Checkpoint software, an Israeli based firm is one of the earlier players in the game. They specialize in their Firewall-1 software that runs on Windows, Linux, and Unix platforms. A significant percentage of Firewall-1 deployments run on Nokia-Checkpoint “appliances”. Nokia is their primary hardware partner and they provide what is basically a dual Pentium 3 system with some special hot pluggable Ethernet 10/100 or Gigabit cards running a “hardened” version of Free BSD UNIX. The Checkpoint firewall-1 software runs on top of this specialized UNIX PC. Checkpoint Firewall-1 handles it’s own system logging and Checkpoint also sells a more comprehensive set of tools to analyze those logs. Checkpoint does not dump to a syslog server but you can export the logs to text delimited file although this export process is excruciatingly slow. On the administration side, system maintenance and installation requires significant training and you probably need certified Nokia/Checkpoint engineers for those tasks. How ever, routine administration can probably be performed by mid-level administrators with Checkpoint’s GUI. As for the effects on your wallet, understand that you pay twice for the primary and backup Nokia hardware “appliance” and you have to pay a third and a fourth time for the primary/secondary Checkpoint software if you want firewall redundancy. Then to keep your hardware current, you must also annually pay four times for the maintenance contracts, two on hardware and two on software. Bottom line, the Nokia/Checkpoint platform is highly priced and highly respected within the enterprise.
Cisco PIX falls into the hardware category. It runs on a specialized OS running Cisco’s PIX firewall software. Although the system runs on a 1 GHz Pentium 3 system, the entire OS and Firewall software fits into 16 Megabytes of non-volatile flash memory. Cisco also require a full fledged certified PIX engineer to do software upgrades and troubleshooting, but they have added a graphical interface such that a mid-level administrator can do routine administration. Logging is handled by dumping log information to a syslog server (purchased separately but inexpensive), which in turn can dump to an ODBC connection to a SQL database of some sort. Once in the database, it is relatively simple to create reports with standard reporting tools like Microsoft Access or Crystal Reports. One of the most appealing things about PIX is that it has per-interface based policies. This means that one huge policy with 100 rules isn’t applied to every interface on the firewall and only a subset of them is applied to each interface. Not only does this make it very fast, but very flexible in the way you that you can set a unique policy for each interface. On Checkpoint and most other firewalls, one massive policy is applied to each and every interface, which is slow and inflexible. As for it’s cost, PIX is reasonably priced to buy and maintain. Although you pay around the same as Nokia for a comparable PIX, the second PIX you buy for failover is only 1/3 the price! Even better, you don’t need any additional software to buy or maintain because the PIX hardware is bundled with the PIX software. Bottom line, the PIX platform is reasonably priced and provides high performance for the enterprise network.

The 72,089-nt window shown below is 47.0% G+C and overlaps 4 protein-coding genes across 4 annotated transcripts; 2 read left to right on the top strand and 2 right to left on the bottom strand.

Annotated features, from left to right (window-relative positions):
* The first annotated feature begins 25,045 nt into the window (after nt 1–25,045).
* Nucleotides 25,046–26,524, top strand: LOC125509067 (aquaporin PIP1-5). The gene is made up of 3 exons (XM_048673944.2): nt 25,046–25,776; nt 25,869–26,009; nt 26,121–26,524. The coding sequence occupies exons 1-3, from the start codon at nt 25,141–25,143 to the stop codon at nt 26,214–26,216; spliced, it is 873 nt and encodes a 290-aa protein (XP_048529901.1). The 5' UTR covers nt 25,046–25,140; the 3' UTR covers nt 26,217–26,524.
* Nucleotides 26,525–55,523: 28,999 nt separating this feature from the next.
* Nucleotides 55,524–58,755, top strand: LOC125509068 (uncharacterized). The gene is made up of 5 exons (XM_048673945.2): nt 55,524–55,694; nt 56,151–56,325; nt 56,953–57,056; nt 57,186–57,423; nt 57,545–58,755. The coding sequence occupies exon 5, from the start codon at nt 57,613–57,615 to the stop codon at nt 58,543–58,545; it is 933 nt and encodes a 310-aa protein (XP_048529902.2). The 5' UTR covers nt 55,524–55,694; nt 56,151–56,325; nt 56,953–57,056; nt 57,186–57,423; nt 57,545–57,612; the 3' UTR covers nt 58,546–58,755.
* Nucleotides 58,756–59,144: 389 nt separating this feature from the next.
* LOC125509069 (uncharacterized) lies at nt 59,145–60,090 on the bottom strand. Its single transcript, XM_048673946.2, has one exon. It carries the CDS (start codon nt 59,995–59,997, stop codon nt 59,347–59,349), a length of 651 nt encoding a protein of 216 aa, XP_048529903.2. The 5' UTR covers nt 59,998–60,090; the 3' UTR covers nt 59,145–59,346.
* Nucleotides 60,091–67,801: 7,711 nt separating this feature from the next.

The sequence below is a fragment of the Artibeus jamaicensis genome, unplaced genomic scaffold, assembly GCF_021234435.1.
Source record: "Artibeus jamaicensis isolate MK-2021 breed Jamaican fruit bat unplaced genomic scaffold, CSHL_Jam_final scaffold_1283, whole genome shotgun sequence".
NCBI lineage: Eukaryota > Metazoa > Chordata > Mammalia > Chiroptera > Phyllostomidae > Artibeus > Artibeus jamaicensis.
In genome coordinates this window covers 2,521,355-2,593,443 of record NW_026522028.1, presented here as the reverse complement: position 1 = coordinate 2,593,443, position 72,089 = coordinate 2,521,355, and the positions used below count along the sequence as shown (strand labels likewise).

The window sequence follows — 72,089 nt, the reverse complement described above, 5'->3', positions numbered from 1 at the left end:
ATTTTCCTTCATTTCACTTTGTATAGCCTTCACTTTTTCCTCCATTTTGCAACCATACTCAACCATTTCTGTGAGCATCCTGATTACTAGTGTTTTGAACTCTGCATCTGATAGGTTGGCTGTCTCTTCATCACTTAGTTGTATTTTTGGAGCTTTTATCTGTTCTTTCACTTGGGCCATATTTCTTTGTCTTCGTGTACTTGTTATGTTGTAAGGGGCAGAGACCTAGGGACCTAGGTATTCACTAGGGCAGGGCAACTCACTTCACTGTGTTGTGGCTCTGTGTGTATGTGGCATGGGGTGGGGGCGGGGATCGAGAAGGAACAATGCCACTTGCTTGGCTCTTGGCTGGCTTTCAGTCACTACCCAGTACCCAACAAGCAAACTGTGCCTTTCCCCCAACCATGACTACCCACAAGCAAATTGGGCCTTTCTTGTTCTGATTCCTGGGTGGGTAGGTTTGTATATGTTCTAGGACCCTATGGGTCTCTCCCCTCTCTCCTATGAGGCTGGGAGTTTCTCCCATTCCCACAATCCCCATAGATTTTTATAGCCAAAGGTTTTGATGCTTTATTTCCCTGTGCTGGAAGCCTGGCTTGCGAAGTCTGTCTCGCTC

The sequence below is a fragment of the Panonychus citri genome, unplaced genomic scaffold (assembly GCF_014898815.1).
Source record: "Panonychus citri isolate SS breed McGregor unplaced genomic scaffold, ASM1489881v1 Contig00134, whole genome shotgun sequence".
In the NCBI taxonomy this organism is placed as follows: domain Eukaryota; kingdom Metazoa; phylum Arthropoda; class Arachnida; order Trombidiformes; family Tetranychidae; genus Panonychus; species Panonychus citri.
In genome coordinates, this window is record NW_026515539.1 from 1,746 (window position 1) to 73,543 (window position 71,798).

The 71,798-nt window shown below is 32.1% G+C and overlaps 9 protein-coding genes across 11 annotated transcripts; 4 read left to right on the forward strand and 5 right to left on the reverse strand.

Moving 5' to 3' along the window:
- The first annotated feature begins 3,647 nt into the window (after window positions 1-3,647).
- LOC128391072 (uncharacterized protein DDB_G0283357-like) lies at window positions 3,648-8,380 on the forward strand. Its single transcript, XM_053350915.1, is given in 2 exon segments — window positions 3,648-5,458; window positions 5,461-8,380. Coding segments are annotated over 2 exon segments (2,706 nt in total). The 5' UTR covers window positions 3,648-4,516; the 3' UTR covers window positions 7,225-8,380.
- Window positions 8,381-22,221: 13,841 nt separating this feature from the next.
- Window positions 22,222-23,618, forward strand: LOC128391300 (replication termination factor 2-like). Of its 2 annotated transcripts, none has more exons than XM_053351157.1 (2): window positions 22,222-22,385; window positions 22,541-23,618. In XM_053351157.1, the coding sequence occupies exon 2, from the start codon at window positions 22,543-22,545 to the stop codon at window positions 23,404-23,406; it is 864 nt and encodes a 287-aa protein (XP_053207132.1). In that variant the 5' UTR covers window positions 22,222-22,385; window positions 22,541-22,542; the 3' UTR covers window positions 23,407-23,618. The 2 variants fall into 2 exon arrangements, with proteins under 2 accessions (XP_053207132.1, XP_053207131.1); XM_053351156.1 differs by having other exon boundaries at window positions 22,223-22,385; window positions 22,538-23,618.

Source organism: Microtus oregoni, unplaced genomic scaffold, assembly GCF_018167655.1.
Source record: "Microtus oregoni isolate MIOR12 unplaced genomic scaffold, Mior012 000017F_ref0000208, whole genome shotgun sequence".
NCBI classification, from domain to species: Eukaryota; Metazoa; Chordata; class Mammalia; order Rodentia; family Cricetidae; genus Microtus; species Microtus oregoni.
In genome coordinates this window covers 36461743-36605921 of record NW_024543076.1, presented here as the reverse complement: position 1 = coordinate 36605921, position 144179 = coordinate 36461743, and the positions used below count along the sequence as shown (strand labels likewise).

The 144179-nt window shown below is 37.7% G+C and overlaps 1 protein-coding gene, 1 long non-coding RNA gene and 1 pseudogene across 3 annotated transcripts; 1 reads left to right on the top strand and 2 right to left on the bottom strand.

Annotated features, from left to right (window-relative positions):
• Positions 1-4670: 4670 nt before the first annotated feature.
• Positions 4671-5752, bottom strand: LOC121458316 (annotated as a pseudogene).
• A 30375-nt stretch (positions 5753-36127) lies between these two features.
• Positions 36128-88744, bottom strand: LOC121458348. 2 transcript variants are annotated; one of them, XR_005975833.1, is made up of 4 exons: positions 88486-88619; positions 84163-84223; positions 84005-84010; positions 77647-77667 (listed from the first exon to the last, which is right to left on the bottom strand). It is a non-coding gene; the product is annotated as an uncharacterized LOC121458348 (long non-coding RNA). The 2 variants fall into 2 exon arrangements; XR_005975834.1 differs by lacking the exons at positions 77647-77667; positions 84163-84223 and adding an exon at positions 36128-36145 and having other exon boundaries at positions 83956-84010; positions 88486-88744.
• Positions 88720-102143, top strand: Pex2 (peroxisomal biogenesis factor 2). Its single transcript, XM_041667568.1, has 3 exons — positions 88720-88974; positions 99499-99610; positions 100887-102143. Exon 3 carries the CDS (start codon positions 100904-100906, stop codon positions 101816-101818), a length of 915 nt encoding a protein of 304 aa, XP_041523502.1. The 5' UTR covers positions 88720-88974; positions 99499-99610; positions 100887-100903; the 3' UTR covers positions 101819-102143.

NetScreen is a relative
newcomer. They offer a new breed of
firewalls that use high performance gigabit ASIC (Application Specific
Integrated Circuit) engines and have recently gained quit a bit of market share. The company provides a good solution with
relatively simple administration and powerful hardware. Features like the use of standard compact
flash cards are a welcome addition to the hardware firewall market. Other players like SonicWall
also have a role in the small business segment while large software companies
like Symantec and Network Associates make their software firewalls that protect
the network and the desktop.
Recently, a new category of firewalls called “Personal firewalls” have arrived to protect every desktop and notebook. You can buy or get free ones with limited functionality from Tiny Software or Zone Labs. How ever, one of the most ubiquitous firewalls around is probably the one built in to Windows XP called ICF (Internet Connection Firewall). Although many may scoff at the idea of using Microsoft’s ICF, it is in fact a simple and effective solution. ICF is a stateful packet inspecting firewall and is perfect for protecting your Desktops and Notebooks while using dialup, public Wi-Fi networks, and public Ethernet connections. Although the ICF policy is limited to inbound rules only, only the most security conscious would be worried about limiting outbound initiated sessions. Truth be told, the only reason you need outbound protection on your personal computer is if your system has already been compromised. It is in my opinion that you should prevent system compromise in the first place by deploying enterprise wide system patching and virus scanning on all gateways and hosts. Additionally, ICF is one of the friendliest firewalls around with it’s tight integration into Windows XP and it’s support for UPnP. UPnP capable voice applications for example work seamlessly without any effort and inbound rules are created for you automatically (to enable or disable) if you want services like remote desktop or a personal PPTP/L2TP server. For a more thorough look at personal firewalls, you can refer to this article dedicated to personal firewalls.
I’ve given you brief introduction to firewalls and how they basically work. Although there is a lot more to how a firewall actually works, a basic understanding of the concepts in this article is critical for any network engineer or administrator to understand. In part two of this article, I will show you how to build enterprise firewall architectures.